TABLE 2______________________________________      Produced reducing sugar (mg/ml)Reaction time (hr)        No. 1     No. 2      Average______________________________________3            15.9      16.3       16.19            21.6      21.8       21.724           26.4      27.1       26.8______________________________________

As can be seen from the results of Tables 1 and 2, the rate of hydrolysis of the cellulose-containing material treated with hydrogen peroxide solution containing manganese sulfate is about two-fold of the rate of hydrolysis of the material which is pretreated by hydrogen peroxide alone.


Five grams of newspaper which has been milled and suspended in 100 ml. of hydrogen peroxide solution of 1% concentration containing manganese sulfate at the mole ratio of 5/100 against the hydrogen peroxide is allowed to stand in boiling water for one hour, and washed and dried.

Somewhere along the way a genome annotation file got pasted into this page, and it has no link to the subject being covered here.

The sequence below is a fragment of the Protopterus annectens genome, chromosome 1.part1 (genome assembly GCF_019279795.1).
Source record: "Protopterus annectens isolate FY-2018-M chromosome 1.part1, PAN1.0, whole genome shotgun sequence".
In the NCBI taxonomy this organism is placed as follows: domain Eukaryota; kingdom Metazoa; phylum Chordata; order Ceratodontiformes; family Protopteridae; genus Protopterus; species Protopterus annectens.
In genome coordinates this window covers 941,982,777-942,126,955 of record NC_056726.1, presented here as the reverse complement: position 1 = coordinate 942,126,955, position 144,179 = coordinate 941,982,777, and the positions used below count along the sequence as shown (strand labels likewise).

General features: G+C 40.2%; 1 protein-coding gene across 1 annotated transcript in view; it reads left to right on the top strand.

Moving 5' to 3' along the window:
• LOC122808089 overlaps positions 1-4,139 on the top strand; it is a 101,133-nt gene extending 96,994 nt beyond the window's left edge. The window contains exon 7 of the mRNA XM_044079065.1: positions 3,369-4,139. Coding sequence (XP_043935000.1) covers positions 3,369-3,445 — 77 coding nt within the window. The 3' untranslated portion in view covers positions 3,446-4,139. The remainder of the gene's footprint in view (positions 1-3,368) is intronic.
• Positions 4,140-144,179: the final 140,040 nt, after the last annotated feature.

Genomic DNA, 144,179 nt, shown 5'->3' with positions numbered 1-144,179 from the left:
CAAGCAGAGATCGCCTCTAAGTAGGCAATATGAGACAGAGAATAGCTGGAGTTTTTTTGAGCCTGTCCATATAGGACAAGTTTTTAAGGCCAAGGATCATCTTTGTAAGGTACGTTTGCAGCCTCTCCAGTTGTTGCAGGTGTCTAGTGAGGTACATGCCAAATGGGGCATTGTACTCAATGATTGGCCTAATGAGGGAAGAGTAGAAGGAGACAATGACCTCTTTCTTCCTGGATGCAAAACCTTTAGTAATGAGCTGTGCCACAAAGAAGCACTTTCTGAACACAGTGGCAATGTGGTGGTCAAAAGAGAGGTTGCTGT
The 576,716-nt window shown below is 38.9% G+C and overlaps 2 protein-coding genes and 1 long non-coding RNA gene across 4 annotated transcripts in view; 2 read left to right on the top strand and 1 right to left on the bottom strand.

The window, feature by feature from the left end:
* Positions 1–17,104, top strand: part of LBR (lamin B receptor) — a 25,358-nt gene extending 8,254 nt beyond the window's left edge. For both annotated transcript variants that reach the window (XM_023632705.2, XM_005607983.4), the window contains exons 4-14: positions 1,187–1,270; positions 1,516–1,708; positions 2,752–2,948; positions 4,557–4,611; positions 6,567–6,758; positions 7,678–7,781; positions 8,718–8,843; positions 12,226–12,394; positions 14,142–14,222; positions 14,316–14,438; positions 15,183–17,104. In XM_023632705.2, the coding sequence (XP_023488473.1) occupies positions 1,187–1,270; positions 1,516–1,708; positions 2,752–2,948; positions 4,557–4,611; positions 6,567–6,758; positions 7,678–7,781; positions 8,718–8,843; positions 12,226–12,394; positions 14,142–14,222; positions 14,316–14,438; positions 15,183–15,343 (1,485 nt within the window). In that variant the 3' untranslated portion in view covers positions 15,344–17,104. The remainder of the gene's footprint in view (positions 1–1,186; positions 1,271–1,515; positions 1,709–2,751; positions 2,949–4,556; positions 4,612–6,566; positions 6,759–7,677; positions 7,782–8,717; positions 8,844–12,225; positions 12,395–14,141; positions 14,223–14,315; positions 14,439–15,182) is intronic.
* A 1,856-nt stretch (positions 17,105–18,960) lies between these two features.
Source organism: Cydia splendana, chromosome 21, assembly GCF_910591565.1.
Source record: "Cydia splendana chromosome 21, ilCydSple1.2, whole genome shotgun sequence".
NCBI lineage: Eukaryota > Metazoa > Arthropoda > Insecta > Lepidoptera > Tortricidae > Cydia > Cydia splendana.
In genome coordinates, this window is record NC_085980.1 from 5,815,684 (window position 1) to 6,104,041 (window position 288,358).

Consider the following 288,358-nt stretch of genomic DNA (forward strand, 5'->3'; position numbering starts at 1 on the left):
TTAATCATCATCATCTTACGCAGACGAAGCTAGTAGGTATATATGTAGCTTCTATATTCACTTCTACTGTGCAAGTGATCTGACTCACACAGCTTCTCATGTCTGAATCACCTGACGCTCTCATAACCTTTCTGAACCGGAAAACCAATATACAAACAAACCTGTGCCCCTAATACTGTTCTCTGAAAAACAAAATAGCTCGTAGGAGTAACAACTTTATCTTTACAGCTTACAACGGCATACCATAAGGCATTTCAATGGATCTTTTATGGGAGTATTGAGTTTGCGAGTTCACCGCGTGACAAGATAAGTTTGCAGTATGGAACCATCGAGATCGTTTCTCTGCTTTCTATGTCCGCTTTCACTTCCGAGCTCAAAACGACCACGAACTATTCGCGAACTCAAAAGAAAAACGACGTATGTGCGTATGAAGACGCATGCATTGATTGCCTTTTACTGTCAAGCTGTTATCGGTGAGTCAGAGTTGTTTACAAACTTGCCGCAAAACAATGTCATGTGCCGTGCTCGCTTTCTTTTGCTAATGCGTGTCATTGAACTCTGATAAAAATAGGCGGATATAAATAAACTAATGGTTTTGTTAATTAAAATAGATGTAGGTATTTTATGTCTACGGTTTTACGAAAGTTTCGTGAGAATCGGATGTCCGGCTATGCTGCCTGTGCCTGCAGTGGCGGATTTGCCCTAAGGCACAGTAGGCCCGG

The cellulose-containing material treated as described above is used in a substrate at 5% concentration. Hydrolysis is carried out in the same manner as in Example 1 except that the concentration of cellulase is 2 mg/ml (as protein conc.). The amount of reducing sugar resulting from 24 hour reaction is 21.5 mg/ml. For comparison, the milled newspaper is hydrolyzed by enzyme after pretreatment without manganese sulfate addition as described above. Even after 48 hours of reaction, the amount of the produced reducing sugar is merely 16.2 mg/ml.


In this example a comparison of susceptibility, which is observed in enzymatic hydrolysis, is made between the cellulose-containing material treated by the method of this invention using the manganese compound and the one obtained from treatment using metal compounds other than manganese.